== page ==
I’m just going to go over this quickly because I only have a couple of minutes left. You might be surprised to hear me say that transit agencies are not always the best government entities out there. Just in New York where I live, there are 6 different entities that provide train service. For the most part, there’s very little coordination between them. Santiago, the capital of Chile, has made great strides in this effort to consolidate and organize what had been a disparate and disorganized transit service. Until recently, the government operated a metro system and a few bus lines. For the most part, it was a million small bus companies that provided redundant service, schedules were not coordinated, schedules were not really followed, and the whole thing was a big mess. For years, the government tried to get a handle on this situation. Finally in 2007, the government created a new transit agency called Transantiago. They did not buy, they did not take over all of these lines but they did help them buy buses. They reorganized the routes so that the buses feed into the metro system. It’s just a generally much more comprehensive system. They also issue a common fare card. It’s been hugely successful. There were bumps along the way but it’s now a reliable and better service than before.
The very last urban mobility innovation that we talked about at the Summit is what Susan Zielinski was talking about yesterday. Transit agencies −the most progressive among them anyway and mostly in Europe− are starting to think of themselves not just as a transit agency but as a part of a comprehensive mobility network. London is a great example. Ten years ago, they created one agency Transport for London that controls the Tube, buses, ferries, bikes, the roadway congestion charge, pedestrian spaces, everything and they set out for themselves a clear, comprehensive strategy for how to improve transportation in London as a whole and then specific goals in each area. They have been hugely successful. The congestion charge has really helped shore up finances for the public transit services and has improved them. Traffic has gone down. The sheriff trips taken in a car has gone down 11%. In the world of transportation, that’s phenomenal.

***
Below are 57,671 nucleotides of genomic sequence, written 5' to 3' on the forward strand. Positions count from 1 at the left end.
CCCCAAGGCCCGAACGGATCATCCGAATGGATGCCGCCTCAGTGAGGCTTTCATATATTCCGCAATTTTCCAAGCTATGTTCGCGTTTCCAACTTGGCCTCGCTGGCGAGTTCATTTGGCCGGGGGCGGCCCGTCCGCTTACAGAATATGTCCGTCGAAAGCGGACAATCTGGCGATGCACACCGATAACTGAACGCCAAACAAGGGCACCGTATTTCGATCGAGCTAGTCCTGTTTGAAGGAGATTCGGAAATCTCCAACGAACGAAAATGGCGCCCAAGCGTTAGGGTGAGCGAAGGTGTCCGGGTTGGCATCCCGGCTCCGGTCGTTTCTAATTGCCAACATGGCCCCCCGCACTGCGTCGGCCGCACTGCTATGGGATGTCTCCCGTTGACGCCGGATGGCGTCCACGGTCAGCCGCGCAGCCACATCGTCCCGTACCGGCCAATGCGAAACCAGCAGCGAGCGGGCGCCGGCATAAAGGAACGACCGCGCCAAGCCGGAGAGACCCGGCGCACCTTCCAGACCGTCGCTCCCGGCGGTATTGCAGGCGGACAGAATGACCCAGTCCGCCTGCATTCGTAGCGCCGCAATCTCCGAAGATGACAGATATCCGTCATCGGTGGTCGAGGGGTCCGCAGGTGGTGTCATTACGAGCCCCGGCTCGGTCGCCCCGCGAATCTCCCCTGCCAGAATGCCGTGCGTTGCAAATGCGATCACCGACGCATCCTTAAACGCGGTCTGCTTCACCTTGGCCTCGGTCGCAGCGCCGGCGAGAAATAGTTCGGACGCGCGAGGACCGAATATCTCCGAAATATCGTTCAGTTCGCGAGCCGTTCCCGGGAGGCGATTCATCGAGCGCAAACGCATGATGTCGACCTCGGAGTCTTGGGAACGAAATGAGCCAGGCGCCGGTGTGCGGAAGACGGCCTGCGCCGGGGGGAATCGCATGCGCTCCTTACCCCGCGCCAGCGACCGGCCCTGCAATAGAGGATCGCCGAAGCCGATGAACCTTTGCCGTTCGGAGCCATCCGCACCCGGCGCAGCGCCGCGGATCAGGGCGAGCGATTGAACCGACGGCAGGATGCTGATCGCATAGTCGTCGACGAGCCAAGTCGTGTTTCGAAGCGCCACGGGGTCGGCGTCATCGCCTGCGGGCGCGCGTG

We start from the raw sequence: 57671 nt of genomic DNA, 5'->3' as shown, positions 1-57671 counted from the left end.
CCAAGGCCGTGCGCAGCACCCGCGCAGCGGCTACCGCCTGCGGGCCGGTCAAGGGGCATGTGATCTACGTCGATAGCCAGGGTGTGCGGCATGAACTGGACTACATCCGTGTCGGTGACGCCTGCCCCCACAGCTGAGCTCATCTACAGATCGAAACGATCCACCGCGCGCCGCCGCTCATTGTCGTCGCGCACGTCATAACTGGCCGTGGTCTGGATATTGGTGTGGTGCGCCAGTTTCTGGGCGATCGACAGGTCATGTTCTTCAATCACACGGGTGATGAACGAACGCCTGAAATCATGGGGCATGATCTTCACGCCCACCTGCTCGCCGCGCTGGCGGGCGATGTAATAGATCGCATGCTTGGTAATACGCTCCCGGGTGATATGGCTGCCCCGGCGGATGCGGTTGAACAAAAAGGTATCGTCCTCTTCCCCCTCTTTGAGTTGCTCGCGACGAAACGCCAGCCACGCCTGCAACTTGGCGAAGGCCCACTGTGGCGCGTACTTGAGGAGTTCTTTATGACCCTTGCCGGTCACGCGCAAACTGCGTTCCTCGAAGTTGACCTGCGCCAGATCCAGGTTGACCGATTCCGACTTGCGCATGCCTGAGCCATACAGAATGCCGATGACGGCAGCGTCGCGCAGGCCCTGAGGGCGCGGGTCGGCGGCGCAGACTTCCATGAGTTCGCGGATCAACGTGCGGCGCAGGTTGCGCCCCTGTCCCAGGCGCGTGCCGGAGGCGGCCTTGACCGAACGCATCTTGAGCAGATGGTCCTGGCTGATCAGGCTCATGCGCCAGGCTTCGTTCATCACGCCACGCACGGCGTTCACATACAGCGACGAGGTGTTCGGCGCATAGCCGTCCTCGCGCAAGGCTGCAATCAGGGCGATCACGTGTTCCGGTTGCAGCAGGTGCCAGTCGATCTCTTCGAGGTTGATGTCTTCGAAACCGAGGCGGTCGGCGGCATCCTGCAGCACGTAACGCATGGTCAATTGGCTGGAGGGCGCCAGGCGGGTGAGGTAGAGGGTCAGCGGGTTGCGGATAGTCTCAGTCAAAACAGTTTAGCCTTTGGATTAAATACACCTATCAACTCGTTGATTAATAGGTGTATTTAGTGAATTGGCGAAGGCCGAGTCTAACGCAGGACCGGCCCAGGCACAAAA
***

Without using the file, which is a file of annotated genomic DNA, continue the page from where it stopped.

Many American cities have not gotten to this point yet. Why is that? There are many, many exciting innovations to be made. We heard a lot about them in the last couple of days. Transit just takes a long time. Bill Reinert’s panel yesterday was talking about the development and life cycle of cars was so much longer than tech. Well, I’d say the development and life cycle for transit is multiple times than it is for cars. This mismatch is big source of the problem. It’s not just about technology. It’s also about people. I tried to make an equation but I’m not a math person so it’s not going to be as impressive as Matt Grob’s presentation. The point is technology and new ideas are great but you also need the right people, the right places, and the right time. Sometimes, you just have to wait every 10 years for that to happen and that’s frustrating.
Anyway, I’d like to end by saying that I feel very lucky to have access to a group of folks who think and breathe this stuff all the time. We’re going to have 2 more of these Summits this spring and the spring after that. I would love your ideas and input about how you think the transit agency and transit systems could be improved with some of the technologies that we’ve been talking about in the last couple of days and generally, new ideas, and also why they haven’t caught on as fast as they should have been. Thank you.